Yummy, warm and savoury and just what you need on long distant sail or a miserable wet day such as this!

Beef Rendang

One of our favourites, which we ate in abundance while cruising through Indonesia, is the beef rendang. Rendang is a spicy meat dish which originated from the Minangkabau ethnic group of Indonesia. [wikipedia] This dry style of curry is sometimes called caramelised beef curry because of the ‘reduction’ style of cooking.

Beef Rendang with coconut milk, chilli and kaffir lime leaves

Prior to refrigeration technology, this style of cooking enabled preservation of large amounts of meat. When the Minangkabau farmers killed a cow for a special occasion it was often turned into Rendang. Rendang provided a way to make the beef last for weeks in Indonesia’s hot tropical climate. For rendang the meat is cooked for hours with coconut milk and a paste of mixed ground spices, which includes ginger, galangal, turmeric, lemongrass, garlic, shallot and chilli. This paste has antimicrobial properties and serves as natural organic preservatives. 

For my rendang you will need the following ingredients….

2 small brown onions, chopped
8 asian shallots, chopped
10 cloves of garlic, chopped
2cm piece turmeric, chopped
1 tsp salt
15 dried long red chillies, soaked in boiling water until soft, drained
1 tsp ground coriander
2-3 tablespoons oil
1kg beef, cubed
5cm piece of galangal,
grated 2 sticks of lemongrass, (soft white only), finely chopped
2 sticks lemongrass (white only), smashed with the flat side of a knife
8 lime leaves
500ml coconut milk

Cooking rendang is a simple but lengthy process. My instructions are as follows…

Place the onions, shallots, garlic, turmeric, salt, chillies and coriander into a blender (or mortal & pestle) and process until smooth. Set aside the spice paste.

Grinding the spice mix for the Beef Rendang

Heat the oil in a pan and brown the beef in batches. Remove from the pan and set aside. Add the galangal, lemongrass and lime leaves to the pan and fry for a minute in oil, remove and add to the beef.

On medium-low heat fry the spice paste for a few minutes, then add the beef and the galangal, lemon grass and lime leaves and the coconut milk. Bring to the boil, reduce the heat and simmer for 2 – 4 hours.

It is ready once the curry sauce has reduced and the oil is separating from the rest of the curry. Serve with steamed rice and enjoy the taste of Indonesia. This rendang is delicious ‘if I do say so myself’!

Beef Rendang - the oil separating from the curry.
Beef Rendang – the oil separating from the curry.

 

Dwayne’s Chilli Seafood

While cruising Indonesia we were lucky enough to visit a tiny fishing village on the island of Panebangan. The people were exceptionally friendly and welcomed us with huge smiles and a large bunch of bananas! It was at this village, the following morning, that we were invited onto a fishing boat for breakfast. Dwayne watched how the fisherman made chilli fish and it has since become Dwayne’s signature dish! This is great for when I don’t feel like cooking…. i.e. “I’d really love your chilli fish for dinner tonight Dwayne!”

Dwayne has made this a couple of times for dinner. Once he used fish and squid and the other time he used crayfish.

It’s simple and tasty. This is how he does it…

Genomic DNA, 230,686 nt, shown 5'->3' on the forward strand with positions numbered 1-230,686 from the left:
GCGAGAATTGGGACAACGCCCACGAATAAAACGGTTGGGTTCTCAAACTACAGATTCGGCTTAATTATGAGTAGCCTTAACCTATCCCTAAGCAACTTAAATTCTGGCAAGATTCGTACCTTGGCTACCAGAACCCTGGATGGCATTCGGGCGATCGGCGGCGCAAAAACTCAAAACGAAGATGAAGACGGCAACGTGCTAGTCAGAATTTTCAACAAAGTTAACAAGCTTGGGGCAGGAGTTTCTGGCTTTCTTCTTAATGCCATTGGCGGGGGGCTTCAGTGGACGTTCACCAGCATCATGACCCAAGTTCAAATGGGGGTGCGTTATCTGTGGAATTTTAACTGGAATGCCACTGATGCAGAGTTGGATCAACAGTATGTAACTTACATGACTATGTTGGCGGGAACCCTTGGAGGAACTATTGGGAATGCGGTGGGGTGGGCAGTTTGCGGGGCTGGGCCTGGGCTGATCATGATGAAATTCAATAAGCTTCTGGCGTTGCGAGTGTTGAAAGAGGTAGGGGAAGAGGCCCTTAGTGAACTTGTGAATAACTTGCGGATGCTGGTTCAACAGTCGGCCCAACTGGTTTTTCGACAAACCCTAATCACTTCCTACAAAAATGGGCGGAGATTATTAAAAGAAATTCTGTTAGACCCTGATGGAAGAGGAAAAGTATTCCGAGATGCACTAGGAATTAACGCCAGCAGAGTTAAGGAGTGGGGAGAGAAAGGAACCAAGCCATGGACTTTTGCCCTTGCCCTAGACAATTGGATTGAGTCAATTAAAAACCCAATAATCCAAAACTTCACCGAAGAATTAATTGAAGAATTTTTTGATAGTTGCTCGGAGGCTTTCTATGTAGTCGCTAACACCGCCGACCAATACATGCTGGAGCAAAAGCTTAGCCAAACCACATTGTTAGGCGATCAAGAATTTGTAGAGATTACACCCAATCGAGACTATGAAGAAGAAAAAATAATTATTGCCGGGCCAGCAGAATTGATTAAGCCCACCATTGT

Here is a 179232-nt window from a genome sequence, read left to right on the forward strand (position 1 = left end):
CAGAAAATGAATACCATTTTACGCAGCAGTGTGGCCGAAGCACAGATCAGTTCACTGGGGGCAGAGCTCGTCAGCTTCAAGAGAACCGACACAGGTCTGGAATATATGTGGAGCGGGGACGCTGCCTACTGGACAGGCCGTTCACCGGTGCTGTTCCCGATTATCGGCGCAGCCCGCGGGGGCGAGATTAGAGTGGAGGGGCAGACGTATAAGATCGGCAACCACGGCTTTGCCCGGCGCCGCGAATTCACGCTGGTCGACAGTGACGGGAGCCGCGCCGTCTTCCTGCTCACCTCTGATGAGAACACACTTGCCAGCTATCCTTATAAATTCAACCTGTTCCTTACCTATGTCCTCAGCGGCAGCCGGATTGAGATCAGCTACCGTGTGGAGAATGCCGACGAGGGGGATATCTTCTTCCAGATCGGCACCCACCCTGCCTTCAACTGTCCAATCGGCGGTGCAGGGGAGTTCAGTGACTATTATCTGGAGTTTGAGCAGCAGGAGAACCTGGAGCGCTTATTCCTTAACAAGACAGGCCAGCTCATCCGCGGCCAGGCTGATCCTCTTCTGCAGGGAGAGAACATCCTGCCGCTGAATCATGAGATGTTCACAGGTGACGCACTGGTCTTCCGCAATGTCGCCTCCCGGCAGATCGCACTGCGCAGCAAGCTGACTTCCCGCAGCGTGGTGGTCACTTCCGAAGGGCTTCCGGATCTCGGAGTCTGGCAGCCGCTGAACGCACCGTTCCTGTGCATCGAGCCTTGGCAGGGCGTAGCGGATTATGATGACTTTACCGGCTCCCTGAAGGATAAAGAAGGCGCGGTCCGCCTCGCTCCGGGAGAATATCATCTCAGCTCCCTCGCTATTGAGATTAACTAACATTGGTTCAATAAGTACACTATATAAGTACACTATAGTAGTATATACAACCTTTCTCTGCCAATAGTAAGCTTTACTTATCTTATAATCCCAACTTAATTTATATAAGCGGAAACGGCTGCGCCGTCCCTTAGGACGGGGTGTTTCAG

• fresh chillies, chopped
  • fresh garlic, chopped
  • asian shallots, chopped
  • salt

Dwayne preparing his chilli fish

Blend all the above ingredients with the mortar and pestle.

Blending up the chilli and other ingredients

Add oil to a pan and heat.
Add the spice mix, fry until fragrant.
Add the seafood (fish or what ever you want) and fry it for a while.
Then add some water and let it simmer for 15-20 minutes, stirring occasional.
Season with salt as needed.

Serve with steamed rice.

Fish and squid with chilli sauce

Crayfish and roe in Dwayne's chilli sauce

For the full story of Panebangan check out Karamata and Surrounding Islands

Dwayne with his chilli crayfish

Guess what we are having for dinner tonight!

Nasi Campur

Nasi Campur refers to a dish with a scoop of nasi putih (white rice) accompanied by small portions of a number of other dishes, which includes meats, vegetables, peanuts, eggs etc. Nasi campur is a ubiquitous dish around Indonesia and as diverse as the archipelago itself. There is no exact rule, recipe or definition of what makes a nasi campur, since Indonesians and Southeast Asians commonly consume steamed rice surrounded with side dishes consisting of vegetables and meat. [Wikipedia]

Nasi Campur - rice, tempe, octopus skewer, tomato, cucumber and sambal
Nasi Campur – rice, tempe, octopus skewer, tomato, cucumber and sambal
Nasi Campur - rice, crispy pork, tempe, kangkung (water spinach) and chilli sambal
Nasi Campur – rice, crispy pork, tempe, kangkung (water spinach) and chilli sambal

When in Indonesia we eat like the Indonesians! This has as much to do with the food/ingredients that are available to us as with our love of Indonesian food. We eat rice most days and I usually make a sambal to go with it. Chilli, garlic, shallots keep well on the boat so they feature in most of our meals during our cruising.

This is what I did for the octopus skewer, tempe, kangkung and sambal…..

Skewered Octopus with Lime and Basil

Marinated octopus in olive oil, lime juice, garlic and chopped basil leaves. Refrigerated for about an hour then skewered the octopus on small skewers. Dwayne grilled them on the BBQ and I served them with Nasi Campur.

Octopus Skewers
Octopus Skewer with Lime and Basil

Tempe Goreng

Tempe – fermented soybeans. I sliced some prepared tempe into bite size pieces and fried them in hot oil until brown and crispy. I removed them from the oil and mix in a little kecap manis.

Tempe from the supermarket